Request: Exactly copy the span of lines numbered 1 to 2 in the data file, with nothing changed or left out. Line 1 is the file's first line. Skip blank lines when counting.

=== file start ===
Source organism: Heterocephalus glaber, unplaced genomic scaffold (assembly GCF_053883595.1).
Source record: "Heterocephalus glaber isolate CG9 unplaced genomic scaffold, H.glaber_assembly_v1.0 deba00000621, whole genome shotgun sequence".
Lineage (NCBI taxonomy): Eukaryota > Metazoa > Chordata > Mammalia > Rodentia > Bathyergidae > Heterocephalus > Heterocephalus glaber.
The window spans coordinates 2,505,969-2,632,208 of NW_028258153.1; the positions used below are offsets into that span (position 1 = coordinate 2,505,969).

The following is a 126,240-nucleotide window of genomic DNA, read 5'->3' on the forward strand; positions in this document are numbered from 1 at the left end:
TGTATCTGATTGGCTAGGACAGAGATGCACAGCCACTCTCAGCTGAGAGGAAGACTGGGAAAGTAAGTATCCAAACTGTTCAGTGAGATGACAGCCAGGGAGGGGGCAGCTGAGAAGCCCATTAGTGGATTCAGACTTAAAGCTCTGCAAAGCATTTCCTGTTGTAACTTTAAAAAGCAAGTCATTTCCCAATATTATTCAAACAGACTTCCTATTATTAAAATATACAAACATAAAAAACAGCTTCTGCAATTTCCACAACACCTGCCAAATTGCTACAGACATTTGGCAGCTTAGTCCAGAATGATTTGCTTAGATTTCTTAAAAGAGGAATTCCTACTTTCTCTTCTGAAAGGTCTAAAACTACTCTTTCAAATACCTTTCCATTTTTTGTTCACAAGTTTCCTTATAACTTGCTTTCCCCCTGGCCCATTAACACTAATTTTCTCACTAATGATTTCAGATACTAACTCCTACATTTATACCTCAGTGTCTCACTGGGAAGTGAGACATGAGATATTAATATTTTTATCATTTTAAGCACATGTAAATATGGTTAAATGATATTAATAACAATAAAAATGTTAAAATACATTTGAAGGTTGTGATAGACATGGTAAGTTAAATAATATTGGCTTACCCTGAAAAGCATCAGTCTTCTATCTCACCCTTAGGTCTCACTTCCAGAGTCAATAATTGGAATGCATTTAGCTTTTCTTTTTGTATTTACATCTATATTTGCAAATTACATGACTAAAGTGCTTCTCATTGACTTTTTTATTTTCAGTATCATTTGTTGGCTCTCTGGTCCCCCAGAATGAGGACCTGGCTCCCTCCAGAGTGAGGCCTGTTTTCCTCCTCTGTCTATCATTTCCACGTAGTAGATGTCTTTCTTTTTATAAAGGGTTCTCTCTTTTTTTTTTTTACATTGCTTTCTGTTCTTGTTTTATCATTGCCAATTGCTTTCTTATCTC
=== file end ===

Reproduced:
Source organism: Heterocephalus glaber, unplaced genomic scaffold (assembly GCF_053883595.1).
Source record: "Heterocephalus glaber isolate CG9 unplaced genomic scaffold, H.glaber_assembly_v1.0 deba00000621, whole genome shotgun sequence".